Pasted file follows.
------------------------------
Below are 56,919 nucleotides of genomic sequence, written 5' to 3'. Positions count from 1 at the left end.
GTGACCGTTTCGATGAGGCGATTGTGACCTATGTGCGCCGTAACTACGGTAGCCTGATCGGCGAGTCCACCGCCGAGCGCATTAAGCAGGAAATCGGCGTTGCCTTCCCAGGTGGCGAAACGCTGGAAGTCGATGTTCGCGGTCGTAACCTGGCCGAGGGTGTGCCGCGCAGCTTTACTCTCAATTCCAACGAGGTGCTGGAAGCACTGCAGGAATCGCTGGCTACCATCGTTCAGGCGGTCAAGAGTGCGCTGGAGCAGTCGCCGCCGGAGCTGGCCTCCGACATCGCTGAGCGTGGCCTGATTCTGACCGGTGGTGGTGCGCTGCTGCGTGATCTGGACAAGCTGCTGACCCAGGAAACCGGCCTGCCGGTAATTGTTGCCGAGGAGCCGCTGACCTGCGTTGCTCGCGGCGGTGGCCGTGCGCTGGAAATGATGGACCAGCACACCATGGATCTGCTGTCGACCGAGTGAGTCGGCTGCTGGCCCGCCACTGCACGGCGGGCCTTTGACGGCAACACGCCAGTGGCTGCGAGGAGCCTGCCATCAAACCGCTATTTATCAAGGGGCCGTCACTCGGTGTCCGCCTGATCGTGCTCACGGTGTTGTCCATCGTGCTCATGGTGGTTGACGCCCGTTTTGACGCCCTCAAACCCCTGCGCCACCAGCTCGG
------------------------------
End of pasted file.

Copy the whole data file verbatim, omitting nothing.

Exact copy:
Below are 56,919 nucleotides of genomic sequence, written 5' to 3'. Positions count from 1 at the left end.
GTGACCGTTTCGATGAGGCGATTGTGACCTATGTGCGCCGTAACTACGGTAGCCTGATCGGCGAGTCCACCGCCGAGCGCATTAAGCAGGAAATCGGCGTTGCCTTCCCAGGTGGCGAAACGCTGGAAGTCGATGTTCGCGGTCGTAACCTGGCCGAGGGTGTGCCGCGCAGCTTTACTCTCAATTCCAACGAGGTGCTGGAAGCACTGCAGGAATCGCTGGCTACCATCGTTCAGGCGGTCAAGAGTGCGCTGGAGCAGTCGCCGCCGGAGCTGGCCTCCGACATCGCTGAGCGTGGCCTGATTCTGACCGGTGGTGGTGCGCTGCTGCGTGATCTGGACAAGCTGCTGACCCAGGAAACCGGCCTGCCGGTAATTGTTGCCGAGGAGCCGCTGACCTGCGTTGCTCGCGGCGGTGGCCGTGCGCTGGAAATGATGGACCAGCACACCATGGATCTGCTGTCGACCGAGTGAGTCGGCTGCTGGCCCGCCACTGCACGGCGGGCCTTTGACGGCAACACGCCAGTGGCTGCGAGGAGCCTGCCATCAAACCGCTATTTATCAAGGGGCCGTCACTCGGTGTCCGCCTGATCGTGCTCACGGTGTTGTCCATCGTGCTCATGGTGGTTGACGCCCGTTTTGACGCCCTCAAACCCCTGCGCCACCAGCTCGG